The risk "is low but non-zero," they warn, adding that if people seized upon the Swiss statement as guidance, incidence of HIV among couples could easily quadruple over a decade.
Their statistical analysis appears in the British medical weekly The Lancet.
In January, Switzerland's Federal Commission for HIV/AIDS sent ripples across the tight-knit community of AIDS experts and activists in a report on so-called "discordant" couples.
These are couples in which one individual has HIV while the other does not.
The panel said that such couples need not use a condom provided the infected partner regularly followed antiretroviral therapy and had no genital infections.
In addition, the level of human immunodeficiency virus (HIV) in his or her blood had to be below detectable levels -- a threshold of 40 viruses per millilitre of blood -- for the six previous months at least.
Its statement was condemned by activists as irresponsible, while experts criticised the scientific basis for making it.
They accused the evidence of being sketchy and founded on heterosexual couples, rather than gay couples, and on vaginal intercourse, rather than anal sex, where the infection risk is much higher.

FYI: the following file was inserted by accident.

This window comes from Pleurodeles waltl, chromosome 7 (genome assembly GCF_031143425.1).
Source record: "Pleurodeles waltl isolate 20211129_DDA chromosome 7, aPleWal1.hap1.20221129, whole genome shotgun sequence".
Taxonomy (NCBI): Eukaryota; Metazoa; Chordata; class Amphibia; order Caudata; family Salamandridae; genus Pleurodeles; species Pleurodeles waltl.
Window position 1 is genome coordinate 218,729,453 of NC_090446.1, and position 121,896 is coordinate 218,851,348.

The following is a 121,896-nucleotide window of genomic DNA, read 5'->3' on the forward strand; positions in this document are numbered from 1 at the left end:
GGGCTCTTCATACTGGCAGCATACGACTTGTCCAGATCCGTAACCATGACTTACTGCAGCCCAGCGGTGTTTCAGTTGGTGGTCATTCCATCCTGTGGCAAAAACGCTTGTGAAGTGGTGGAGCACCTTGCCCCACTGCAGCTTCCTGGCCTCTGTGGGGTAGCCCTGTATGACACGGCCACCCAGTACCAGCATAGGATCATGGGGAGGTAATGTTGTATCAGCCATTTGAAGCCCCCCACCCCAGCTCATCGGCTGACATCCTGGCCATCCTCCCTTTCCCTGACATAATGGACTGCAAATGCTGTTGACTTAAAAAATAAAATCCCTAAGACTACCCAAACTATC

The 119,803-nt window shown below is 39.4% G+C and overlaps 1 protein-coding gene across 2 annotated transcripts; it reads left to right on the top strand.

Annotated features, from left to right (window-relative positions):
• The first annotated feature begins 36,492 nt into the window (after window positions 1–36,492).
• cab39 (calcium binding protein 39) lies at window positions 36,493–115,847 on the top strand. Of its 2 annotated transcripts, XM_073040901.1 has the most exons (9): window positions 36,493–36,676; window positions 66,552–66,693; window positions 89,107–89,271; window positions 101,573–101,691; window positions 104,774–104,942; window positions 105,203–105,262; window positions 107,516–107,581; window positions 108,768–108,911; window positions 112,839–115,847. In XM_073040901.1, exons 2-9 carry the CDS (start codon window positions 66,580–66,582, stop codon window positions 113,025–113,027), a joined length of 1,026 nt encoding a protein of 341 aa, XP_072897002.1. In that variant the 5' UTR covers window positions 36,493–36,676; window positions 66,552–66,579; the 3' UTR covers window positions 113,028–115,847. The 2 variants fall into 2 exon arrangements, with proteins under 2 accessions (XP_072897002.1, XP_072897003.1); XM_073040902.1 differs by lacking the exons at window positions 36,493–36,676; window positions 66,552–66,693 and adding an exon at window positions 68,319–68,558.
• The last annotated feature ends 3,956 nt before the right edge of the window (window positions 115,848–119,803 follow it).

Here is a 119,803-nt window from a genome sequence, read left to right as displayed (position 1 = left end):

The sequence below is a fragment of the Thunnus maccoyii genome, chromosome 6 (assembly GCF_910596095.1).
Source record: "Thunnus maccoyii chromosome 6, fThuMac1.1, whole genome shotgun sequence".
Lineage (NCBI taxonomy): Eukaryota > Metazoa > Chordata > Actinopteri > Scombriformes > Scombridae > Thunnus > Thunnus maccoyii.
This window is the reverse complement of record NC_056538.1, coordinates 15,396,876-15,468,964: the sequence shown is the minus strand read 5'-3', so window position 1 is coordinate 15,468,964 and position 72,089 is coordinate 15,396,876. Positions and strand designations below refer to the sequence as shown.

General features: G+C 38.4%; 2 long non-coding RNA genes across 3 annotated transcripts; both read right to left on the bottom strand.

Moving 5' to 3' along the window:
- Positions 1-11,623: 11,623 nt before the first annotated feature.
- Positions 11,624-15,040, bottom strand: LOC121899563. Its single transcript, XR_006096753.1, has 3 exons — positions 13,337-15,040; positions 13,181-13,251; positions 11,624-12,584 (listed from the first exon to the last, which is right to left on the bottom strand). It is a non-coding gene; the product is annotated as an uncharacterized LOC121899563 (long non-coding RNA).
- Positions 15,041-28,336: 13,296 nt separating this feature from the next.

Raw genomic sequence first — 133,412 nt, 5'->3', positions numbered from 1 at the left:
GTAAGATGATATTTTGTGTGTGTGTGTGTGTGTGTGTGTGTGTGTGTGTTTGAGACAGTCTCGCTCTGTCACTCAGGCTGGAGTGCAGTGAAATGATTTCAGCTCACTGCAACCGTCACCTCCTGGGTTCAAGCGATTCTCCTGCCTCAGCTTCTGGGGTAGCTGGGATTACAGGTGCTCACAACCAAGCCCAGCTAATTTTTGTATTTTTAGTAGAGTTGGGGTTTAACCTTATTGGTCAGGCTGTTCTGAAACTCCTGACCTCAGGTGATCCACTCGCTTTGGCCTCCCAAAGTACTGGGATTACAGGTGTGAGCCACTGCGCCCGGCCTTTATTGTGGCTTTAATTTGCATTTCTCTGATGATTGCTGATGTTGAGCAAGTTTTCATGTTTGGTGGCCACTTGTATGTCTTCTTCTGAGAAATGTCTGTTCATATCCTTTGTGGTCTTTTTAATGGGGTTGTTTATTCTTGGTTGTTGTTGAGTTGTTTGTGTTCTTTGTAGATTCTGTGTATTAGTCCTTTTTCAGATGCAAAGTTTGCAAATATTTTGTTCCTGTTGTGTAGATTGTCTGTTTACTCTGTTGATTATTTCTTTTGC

In The Lancet paper, epidemiologists led by David Wilson of the University of New South Wales in Sydney used a simple mathematical model to estimate the cumulative risk of transmission if the infected partner had only 10 viruses per millilitre of blood.
Their model is based on the assumption that each couple has 100 unprotected sexual encounters a year.
If so, an HIV-negative male would face a 0.22-percent risk of infection each year from an HIV-positive woman. The risk for an uninfected female from an infected male would be 0.43-percent annually.
The risk in gay relationships would be far higher -- in male-to-male anal transmission the probability of infection would be 4.3 percent per year.
Extrapolated over a decade, this would translate into a fourfold increase in AIDS infections among discordant couples, compared with current rates of condom use.
"If the claim of non-infectiousness in effectively treated patients was widely accepted, and condom use subsequently declined, then there is the potential for substantial increases in HIV incidence," the study warns.
The antiretroviral drug "cocktail," introduced in 1996, has been a lifesaver for many people with HIV.
But it is not a cure, for it only suppresses viral levels, rather than eradicates the pathogen completely. If the drugs are stopped, the virus rebounds.